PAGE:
With the advent of shale gas and the anticipated rise of the LNG sector in North America, Specialty Gas Report asks what this could mean for those in the gas and equipment business.

LNG Cryostar

With the advent of shale gas and the anticipated rise of the LNG sector in North America, Specialty Gas Report asks what this could mean for those in the gas and equipment business.

There can be no doubt that now is a golden age for gas, due to the growth in desire for LNG. While its use as a transportation fuel in the future is well documented, what benefits could there be for those in the distributive sector associated with the gas?

Philippe Heisch, Cryostar’s LNG sales engineer, reflected on the feeling of being involved with LNG during a timespan where huge growth is being predicted. “The small-scale LNG market is currently starting to grow faster on the same kind of trend we had been seeing a few years ago with the LNG carriers. Indeed, a lot of LNG carriers have been ordered and as the delivery times are usually about two to three years, we are now seeing the effect of this tremendous amount of LNG being transported over the sea and arriving to our terminals.”

But what about the smaller scale distributive side? Heisch continued, “LNG is now widely available, it is coming from the import terminals, small scale liquefaction plants, peak shavers, or satellite plants.”

“Having LNG right at the doors of our countries shows the consumers the opportunity to use LNG as a substitute to petrol which is becoming more and more expensive.”

“Being involved in this type of business for more than seven years now,” Heisch affirmed, “I saw a big move in 2011 and 2012 towards LNG for onshore applications. Indeed, the amount of people seeing an interest towards LNG is growing exponentially.”

“This kind of booming market can both be an opportunity and a threat for companies such as ours that have always been involved with cryogenics mainly for industrial gases. Indeed, the tremendous growth of this market will require a lot of dedicated and specialized resources in order to design, construct, and install the required assets to run the small scale LNG supply chain.”

“Nevertheless, it should be seen as a great growth vector for our industry, players will have to grow, and become more and more specialized in this field. It will be mandatory to focus on how they are going to re-think their offerings, and not only repeat what has been done for decades in the industrial gas sector. We will be required to deal with a commodity product where margins are much lower than for industrial gases and we will have to concentrate on highest safety standards, as any incident could rapidly kill this upcoming market.”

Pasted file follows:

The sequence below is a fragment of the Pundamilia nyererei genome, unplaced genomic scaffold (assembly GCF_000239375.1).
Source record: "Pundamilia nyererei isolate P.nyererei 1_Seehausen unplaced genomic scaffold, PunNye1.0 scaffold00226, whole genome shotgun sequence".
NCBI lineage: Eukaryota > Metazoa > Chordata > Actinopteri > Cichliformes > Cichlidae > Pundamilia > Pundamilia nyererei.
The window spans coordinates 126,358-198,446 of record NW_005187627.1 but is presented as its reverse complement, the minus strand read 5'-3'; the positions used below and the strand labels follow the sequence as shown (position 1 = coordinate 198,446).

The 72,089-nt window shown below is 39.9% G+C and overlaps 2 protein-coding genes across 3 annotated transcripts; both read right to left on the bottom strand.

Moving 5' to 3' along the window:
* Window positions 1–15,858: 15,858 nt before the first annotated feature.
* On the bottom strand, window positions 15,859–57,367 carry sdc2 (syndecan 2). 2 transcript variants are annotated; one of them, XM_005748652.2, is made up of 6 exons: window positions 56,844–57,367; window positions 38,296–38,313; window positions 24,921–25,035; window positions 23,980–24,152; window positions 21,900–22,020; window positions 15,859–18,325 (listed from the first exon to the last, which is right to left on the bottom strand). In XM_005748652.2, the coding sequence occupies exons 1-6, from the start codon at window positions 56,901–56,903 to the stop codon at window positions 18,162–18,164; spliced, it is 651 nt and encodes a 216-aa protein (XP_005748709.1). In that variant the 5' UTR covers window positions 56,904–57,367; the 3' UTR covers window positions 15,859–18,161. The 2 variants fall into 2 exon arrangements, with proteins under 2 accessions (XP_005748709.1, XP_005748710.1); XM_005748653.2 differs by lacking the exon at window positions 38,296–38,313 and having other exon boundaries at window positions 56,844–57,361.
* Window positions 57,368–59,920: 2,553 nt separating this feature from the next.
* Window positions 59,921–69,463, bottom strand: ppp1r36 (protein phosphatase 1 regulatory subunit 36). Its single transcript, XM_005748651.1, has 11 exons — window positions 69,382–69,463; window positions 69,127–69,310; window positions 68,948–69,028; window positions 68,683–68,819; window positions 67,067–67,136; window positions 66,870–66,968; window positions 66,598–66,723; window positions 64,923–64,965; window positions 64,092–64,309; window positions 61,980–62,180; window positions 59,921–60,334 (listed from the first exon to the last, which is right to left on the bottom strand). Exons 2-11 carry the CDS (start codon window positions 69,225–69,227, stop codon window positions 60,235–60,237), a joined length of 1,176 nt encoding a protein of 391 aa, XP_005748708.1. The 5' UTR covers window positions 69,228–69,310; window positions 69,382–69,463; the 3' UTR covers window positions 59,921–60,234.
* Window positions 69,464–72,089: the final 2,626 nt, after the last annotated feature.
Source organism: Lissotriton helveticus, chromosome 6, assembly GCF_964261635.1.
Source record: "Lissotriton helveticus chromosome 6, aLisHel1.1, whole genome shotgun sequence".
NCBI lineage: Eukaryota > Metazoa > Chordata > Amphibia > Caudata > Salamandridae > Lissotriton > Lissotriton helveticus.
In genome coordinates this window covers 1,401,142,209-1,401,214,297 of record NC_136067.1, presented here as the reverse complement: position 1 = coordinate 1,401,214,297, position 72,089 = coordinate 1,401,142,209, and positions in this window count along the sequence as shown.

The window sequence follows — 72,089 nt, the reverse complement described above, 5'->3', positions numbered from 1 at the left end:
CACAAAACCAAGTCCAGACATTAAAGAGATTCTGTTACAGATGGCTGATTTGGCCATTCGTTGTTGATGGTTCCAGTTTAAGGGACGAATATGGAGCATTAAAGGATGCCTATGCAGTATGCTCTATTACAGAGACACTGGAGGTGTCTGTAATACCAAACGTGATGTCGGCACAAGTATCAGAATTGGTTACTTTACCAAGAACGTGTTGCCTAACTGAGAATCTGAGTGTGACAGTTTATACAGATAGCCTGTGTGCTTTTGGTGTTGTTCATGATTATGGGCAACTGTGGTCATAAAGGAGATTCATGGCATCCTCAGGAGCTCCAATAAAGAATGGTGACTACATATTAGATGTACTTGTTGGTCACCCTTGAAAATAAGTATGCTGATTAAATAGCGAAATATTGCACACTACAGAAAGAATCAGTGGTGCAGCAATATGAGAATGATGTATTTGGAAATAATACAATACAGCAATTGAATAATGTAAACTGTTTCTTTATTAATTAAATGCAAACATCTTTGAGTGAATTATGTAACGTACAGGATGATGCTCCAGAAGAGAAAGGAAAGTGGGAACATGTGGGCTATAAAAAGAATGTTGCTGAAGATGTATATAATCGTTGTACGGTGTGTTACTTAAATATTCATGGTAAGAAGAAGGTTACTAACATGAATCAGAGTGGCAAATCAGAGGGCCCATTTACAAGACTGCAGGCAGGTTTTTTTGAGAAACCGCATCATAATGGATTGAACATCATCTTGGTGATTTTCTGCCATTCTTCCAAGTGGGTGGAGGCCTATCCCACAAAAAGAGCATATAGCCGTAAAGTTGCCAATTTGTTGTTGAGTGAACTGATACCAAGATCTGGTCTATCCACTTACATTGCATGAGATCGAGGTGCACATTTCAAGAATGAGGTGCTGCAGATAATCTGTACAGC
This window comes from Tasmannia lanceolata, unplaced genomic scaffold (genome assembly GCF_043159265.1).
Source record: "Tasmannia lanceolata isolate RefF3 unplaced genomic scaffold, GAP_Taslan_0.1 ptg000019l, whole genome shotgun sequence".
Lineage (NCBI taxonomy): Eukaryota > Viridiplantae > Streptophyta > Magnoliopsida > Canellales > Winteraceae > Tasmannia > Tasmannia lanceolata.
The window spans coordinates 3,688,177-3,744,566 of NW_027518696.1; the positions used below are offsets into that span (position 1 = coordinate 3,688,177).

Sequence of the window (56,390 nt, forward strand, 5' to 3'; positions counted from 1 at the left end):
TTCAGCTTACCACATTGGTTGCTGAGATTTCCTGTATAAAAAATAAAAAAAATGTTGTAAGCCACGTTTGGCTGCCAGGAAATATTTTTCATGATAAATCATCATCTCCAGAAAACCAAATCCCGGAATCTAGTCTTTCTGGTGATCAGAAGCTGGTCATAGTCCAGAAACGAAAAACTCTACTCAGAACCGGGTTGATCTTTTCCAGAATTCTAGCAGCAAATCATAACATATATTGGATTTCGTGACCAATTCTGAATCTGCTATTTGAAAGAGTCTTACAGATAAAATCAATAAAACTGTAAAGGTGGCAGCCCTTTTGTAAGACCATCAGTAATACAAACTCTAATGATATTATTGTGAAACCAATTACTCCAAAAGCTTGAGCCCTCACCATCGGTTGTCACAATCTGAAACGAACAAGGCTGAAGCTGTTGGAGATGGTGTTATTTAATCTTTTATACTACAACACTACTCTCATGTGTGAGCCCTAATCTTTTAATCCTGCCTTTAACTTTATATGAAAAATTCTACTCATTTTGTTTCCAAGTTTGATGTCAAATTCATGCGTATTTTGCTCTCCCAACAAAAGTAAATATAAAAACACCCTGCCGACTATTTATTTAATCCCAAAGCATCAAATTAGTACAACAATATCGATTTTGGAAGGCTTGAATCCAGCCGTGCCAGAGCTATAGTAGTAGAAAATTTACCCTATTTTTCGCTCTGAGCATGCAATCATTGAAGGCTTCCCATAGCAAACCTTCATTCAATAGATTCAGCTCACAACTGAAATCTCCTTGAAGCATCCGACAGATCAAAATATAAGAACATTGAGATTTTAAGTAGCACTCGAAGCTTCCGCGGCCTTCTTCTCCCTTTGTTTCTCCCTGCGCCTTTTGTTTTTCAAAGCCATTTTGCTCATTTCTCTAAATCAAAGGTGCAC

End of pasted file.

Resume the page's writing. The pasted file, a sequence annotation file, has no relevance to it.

Change and adaptation
Where can a company, that is either already involved with LNG or aiming at diversifying into the emerging market, make their profits and where will the largest profits be made?

“This market will bring substantial profits, but again, we need to be careful because profits will be made by volumes and not by overpricing the products,” said Heisch, adding, “Gas is a competitive, and sometimes even regulated market, therefore the profits are quite small.”

“Indeed suppliers will need to be competitive in setting up their cost strategy based on large volumes in order to become more price efficient, and make their profits on larger volumes. The revenues will grow, of course, but it can be detrimental to the profits in our industry if the costs are not well managed.”

“This will bring some new competencies to our industry, such as people targeting on cost reduction, production efficiency, and standardization. It will be required to implement quality procedures in order to cope with this increasing demand. Moreover, developments will be required, and R&D will play a key role here.”

Heisch expanded, “Development is an important topic, especially when speaking about profits. Indeed, this is an area where the historical industrial gas players will need to invest and put some efforts in quite soon, in order to benefit from their advance in terms of cryogenic engineering and establish some barriers for new entrants in order to keep their advance.”

In closing, it seems the most important change is to consider LNG not as a cryogenic fluid, but as LNG in its own right, and this in itself will present technology challenges for the gas and equipment companies.

“On the equipment supplier side, this will require some changes and adaptations, and the ones not willing to do that might encounter some harder times,” Heisch says. “Indeed, we need to imagine that as industrial gas equipment suppliers we have always been working with cryogenics - but this new market and its requirements are completely different, be it in terms of sales and marketing channels, or technical requirements, and will therefore require manufacturers to serve both markets keeping their current level of quality and services.”

“It is an interesting challenge, a great opportunity, but the players in front of us are huge, their requirements are not the same (as their specifications come from the oil and gas industry), the contracts present more constraints, and the risk is multiplied too.”